- Homelife: Maybe your home is not conducive to cooking for potlucks. Maybe you’re a hoarder, or you’re unsanitary, or you simply don’t know how to cook. Maybe, your husband isn’t a member and doesn’t want you doing anything with the church. Maybe you are overwhelmed by addiction, unemployment, or depression. In all of these instances, you might want to speak to the bishop about getting help. And, when your life is crap and you are ready to throw in the towel, hard service might just do the trick.
- Not organized: Maybe you aren’t organized enough to even know what is going on. If you are always missing activities at the church and passing up callings, but not sports events or Facebook posts, then your priority isn’t the church, is it? Some might say that participating in church events isn’t necessary. But they are. YOU need to be connected to fellow members and the service opportunities fellowshipping affords you. Yes, the church is filled with imperfect people, and if you are too good to be with them, then look in the mirror.
- Disdain for the People: Yup, I’ve met too many of these folks. Yes, the church, any church, is filled with unruly children. Yes, people, all people say offensive things, though usually not on purpose. Yes, kids are loud and sticky, they will grow out of it. Yes, maybe the RS president drives you nuts. But, remember, YOU took upon you the name of Christ so you are supposed to be above that kind of thinking, anyway.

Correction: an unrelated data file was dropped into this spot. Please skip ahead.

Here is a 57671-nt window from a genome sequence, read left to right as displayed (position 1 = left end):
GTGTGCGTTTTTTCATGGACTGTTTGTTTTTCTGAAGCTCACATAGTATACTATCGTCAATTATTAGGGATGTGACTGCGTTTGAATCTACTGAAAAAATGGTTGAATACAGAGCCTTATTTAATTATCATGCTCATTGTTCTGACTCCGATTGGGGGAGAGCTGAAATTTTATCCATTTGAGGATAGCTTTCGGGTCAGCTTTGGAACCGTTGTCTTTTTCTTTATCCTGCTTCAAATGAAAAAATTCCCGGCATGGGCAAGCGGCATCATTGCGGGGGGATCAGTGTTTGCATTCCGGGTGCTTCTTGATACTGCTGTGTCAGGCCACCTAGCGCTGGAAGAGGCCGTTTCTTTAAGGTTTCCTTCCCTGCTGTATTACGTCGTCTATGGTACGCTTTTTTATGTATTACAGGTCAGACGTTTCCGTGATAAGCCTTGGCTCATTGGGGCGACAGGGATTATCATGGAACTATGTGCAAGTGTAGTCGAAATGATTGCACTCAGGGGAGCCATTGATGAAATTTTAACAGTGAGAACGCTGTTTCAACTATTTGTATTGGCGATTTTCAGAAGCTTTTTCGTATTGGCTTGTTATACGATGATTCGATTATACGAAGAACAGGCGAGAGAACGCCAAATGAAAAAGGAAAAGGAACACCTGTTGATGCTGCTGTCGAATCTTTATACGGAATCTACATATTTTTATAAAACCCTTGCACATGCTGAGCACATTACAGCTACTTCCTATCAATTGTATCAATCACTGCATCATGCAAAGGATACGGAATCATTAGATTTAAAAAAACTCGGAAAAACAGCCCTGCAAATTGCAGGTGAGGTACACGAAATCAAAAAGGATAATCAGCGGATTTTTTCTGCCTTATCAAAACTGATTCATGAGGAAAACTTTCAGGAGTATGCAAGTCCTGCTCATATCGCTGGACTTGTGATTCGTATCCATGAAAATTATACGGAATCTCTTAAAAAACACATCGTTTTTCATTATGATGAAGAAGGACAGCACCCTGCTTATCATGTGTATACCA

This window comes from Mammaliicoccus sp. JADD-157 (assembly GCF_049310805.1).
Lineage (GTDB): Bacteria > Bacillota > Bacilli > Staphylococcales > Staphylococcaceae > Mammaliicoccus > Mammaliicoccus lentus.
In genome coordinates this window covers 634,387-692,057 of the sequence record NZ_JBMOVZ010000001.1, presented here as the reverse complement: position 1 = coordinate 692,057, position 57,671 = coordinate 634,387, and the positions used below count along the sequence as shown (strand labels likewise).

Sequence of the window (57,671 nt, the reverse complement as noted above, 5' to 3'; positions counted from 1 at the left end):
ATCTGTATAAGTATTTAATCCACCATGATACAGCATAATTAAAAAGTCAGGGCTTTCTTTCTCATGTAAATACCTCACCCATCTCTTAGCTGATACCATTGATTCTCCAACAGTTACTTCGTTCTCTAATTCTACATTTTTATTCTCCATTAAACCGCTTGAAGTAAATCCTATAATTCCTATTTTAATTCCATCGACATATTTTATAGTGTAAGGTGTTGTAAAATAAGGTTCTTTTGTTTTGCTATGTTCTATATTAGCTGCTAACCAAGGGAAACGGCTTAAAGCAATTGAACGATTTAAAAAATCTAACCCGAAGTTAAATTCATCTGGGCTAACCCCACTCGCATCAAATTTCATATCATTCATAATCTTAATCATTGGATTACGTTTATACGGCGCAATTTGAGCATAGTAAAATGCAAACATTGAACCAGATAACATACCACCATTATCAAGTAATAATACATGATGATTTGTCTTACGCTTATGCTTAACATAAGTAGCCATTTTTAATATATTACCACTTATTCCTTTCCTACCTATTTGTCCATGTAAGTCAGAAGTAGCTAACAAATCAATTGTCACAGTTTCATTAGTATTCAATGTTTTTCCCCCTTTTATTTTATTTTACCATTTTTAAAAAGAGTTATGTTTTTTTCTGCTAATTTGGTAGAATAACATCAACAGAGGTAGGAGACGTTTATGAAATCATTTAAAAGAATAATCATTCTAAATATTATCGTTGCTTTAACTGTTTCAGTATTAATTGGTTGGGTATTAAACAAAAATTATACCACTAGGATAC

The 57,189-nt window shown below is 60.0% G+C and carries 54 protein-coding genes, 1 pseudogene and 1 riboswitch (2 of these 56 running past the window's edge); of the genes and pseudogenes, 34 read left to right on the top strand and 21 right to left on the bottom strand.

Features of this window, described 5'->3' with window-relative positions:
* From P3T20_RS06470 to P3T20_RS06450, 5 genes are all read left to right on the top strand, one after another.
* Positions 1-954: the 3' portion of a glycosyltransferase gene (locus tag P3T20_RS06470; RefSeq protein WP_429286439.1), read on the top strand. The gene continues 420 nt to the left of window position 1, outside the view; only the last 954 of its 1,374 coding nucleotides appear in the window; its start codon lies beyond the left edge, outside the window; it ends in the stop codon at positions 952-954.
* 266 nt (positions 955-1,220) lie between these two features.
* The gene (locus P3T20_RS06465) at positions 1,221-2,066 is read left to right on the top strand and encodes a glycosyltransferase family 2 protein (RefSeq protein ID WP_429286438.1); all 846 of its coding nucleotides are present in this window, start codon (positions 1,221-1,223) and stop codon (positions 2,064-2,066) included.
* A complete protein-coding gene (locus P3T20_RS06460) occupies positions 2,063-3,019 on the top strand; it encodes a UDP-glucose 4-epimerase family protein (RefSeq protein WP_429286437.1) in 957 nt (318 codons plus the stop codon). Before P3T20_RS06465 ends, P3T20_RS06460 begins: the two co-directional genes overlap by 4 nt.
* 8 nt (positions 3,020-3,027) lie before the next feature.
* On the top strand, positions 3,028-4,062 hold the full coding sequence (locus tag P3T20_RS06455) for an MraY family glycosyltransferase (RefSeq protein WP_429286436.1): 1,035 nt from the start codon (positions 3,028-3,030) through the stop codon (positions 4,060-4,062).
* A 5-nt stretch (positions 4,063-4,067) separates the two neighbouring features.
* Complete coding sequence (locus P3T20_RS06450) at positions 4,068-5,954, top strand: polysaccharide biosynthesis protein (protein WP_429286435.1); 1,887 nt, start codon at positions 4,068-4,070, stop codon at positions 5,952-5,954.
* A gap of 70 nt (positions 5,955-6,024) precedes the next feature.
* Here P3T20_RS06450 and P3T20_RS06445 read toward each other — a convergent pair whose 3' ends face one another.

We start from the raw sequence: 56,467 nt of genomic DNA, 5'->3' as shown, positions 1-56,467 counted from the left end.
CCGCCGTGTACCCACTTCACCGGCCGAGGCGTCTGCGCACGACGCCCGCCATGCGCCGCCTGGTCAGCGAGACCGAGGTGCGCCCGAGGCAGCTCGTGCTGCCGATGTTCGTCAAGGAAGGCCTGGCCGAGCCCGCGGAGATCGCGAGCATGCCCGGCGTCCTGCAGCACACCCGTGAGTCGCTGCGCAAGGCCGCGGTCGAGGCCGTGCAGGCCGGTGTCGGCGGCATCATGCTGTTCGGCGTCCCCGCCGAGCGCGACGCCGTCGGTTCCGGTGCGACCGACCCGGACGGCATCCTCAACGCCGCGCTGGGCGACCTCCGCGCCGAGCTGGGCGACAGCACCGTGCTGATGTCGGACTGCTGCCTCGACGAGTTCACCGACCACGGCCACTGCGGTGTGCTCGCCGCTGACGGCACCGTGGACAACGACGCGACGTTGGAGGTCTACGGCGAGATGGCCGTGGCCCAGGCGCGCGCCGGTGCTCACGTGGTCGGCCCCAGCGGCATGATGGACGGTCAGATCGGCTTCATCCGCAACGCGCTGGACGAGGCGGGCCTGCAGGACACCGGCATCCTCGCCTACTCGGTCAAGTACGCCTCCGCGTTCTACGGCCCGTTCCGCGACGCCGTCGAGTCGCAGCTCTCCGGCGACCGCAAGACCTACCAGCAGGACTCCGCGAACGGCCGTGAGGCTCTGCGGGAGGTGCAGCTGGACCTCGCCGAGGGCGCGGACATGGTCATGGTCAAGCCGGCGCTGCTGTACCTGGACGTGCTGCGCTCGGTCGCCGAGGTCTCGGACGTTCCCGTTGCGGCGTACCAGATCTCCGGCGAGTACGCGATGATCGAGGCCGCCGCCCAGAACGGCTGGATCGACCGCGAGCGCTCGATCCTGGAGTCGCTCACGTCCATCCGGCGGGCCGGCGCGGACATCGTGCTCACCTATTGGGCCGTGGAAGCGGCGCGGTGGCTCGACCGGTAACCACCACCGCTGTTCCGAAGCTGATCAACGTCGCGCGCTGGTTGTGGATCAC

- Work: With both parents working it is difficult to make events. I agree, this may be the best excuse not to participate. But, if you show up to eat then stay to clean up. It doesn’t matter what the kids’ bedtime is. Using the “kids’ bedtime” as an excuse is often so the parents can leave quickly after they eat and watch the end of the ballgame or Game of Thrones.
- FEAR: Perhaps you feel that you aren’t welcome and that somehow there is a clique or club of the STP to which you haven’t been invited. I can tell you that I have never been in a ward where seeing new faces to help with planning a ward activity or showing up to a service project wasn’t met with relief. Show up and act like you are one of the STP, ready to help and serve.
Think I’m being harsh? Judgmental? Blah? Blah? When our children were very young, we could strap them on our backs and go plant trees, or pick up trash on trails. Sometimes I would sit in the car with my kids strapped in their car seats and let the husband and oldest son do the activity. If me and my 5 kids can show up, put up and take down, maybe one of your family can, too. I would never have thought I could do as much as we have been able to do if I hadn’t watched other families in more dire circumstances than ours perform service.